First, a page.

Neurodiversity is beautiful 1.25” pin back button autism neurodivergence adhd - The Art of Jaymee Laws
Neurodiversity is beautiful 1.25” pin back button autism neurodivergence adhd - The Art of Jaymee Laws
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Neurodiversity is beautiful 1.25” pin back button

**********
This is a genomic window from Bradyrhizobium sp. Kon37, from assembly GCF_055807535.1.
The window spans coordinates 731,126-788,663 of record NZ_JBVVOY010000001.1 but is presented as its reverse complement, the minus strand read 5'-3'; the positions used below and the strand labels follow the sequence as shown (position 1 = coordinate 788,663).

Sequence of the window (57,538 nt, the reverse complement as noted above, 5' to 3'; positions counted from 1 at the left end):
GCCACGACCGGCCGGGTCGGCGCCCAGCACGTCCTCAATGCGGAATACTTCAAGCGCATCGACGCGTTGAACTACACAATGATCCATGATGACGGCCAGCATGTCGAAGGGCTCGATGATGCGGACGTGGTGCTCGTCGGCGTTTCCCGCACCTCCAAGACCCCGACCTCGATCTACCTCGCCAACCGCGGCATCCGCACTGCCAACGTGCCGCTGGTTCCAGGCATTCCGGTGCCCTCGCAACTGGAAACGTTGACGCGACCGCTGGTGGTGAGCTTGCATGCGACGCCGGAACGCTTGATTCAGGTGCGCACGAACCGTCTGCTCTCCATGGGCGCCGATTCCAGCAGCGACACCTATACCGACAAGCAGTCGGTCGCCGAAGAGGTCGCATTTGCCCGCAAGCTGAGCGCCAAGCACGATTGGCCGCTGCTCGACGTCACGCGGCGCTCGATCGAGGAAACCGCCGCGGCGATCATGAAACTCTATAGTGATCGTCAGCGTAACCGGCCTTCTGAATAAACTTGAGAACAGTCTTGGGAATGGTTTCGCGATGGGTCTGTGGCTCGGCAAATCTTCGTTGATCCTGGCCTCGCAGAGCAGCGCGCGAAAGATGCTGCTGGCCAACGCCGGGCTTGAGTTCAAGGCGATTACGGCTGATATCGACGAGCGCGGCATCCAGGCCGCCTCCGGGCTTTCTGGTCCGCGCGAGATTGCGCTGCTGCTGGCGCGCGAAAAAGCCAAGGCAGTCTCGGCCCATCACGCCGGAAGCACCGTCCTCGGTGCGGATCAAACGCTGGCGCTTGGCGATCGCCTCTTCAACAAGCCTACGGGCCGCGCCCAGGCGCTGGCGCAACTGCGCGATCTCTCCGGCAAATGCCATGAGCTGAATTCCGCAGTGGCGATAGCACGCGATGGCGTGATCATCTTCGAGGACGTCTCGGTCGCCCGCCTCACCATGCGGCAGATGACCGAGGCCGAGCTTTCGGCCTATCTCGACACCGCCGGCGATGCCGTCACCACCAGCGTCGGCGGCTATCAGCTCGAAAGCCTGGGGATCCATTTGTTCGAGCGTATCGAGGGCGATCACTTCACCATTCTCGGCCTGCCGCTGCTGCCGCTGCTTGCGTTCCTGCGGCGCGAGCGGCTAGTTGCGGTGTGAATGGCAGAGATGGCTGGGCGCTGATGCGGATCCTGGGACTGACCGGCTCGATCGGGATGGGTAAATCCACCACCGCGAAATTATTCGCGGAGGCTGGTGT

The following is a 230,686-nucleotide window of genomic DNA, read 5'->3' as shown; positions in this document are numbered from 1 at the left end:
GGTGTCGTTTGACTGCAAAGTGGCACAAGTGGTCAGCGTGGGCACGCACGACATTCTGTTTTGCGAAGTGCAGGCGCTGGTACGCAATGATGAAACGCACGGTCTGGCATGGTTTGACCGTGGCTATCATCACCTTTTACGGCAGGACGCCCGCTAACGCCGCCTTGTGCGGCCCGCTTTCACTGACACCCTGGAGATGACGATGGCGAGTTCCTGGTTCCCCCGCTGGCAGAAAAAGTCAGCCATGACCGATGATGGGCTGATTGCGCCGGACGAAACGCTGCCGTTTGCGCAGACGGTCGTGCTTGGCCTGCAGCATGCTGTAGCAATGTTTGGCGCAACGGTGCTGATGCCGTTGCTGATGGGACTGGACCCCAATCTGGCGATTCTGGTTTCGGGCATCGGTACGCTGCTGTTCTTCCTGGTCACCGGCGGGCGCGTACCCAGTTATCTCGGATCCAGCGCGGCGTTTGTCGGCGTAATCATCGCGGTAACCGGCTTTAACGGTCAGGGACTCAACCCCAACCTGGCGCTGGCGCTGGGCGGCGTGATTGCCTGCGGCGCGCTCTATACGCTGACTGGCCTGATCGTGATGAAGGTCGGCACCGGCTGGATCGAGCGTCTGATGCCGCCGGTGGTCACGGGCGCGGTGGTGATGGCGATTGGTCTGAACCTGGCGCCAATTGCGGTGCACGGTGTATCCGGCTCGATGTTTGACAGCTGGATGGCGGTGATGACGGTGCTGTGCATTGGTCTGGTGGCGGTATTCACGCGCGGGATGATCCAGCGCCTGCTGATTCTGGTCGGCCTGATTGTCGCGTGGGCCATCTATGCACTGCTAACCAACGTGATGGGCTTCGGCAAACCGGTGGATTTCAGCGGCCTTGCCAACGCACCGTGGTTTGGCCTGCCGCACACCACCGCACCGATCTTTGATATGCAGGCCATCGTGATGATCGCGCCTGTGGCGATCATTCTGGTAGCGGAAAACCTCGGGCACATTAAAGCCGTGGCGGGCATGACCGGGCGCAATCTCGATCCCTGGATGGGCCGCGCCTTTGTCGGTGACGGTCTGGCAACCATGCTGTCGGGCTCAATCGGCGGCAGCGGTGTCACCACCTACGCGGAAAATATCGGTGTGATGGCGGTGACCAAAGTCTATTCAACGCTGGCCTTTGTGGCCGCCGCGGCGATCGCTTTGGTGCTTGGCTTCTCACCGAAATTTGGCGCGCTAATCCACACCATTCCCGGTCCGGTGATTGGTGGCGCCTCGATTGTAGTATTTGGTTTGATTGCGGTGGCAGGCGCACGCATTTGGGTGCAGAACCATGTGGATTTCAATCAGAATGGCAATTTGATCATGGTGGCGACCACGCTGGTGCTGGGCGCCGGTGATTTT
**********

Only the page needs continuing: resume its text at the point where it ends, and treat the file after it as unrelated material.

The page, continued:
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1.25” button Neurodiversity is a concept that’s been around for a while. In a nutshell, it means that brain differences are just that: differences. So conditions like ADHD and autism aren’t “abnormal.” They’re simply variations of the human brain. For those with learning and thinking differences, the idea of neurodiversity has real benefits. It can help kids (and their parents) frame their challenges as differences, rather than as deficits. What is neurodiversity? The current concept of neurodiversity has a basis in science. We know from brain-imaging studies that there are some differences between kids with learning and thinking differences and their peers. Those differences appear in how the brain is “wired” and how it functions to support thinking and learning. These findings can explain the source of difficulty for many kids with learning and thinking differences. But the neurodiversity view is that brain differences are normal. And kids who have them are as mainstream as those who don’t have them. Where neurodiversity began Judy Singer came up with the term neurodiversity in the late 1990s. Singer, a sociologist on the autism spectrum, rejected the idea that people with autism were disabled. Singer believed their brains simply worked differently from other people’s. The term was quickly embraced by activists in the autism community and beyond. Advocates have used it to fight stigma and promote inclusion in schools and in the workplace. The movement emphasizes that the goal shouldn’t be to “cure” people whose brain works differently. The goal is to embrace them as part of the mainstream. And that means providing needed support so they can fully participate as members of the community. Neurodiversity and learning and thinking differences The concept that people are naturally diverse learners is important for kids with learning and thinking differences. It can reduce stigma and the feeling that something is “wrong” with them. And that can help build confidence, self-esteem , motivation , and resilience.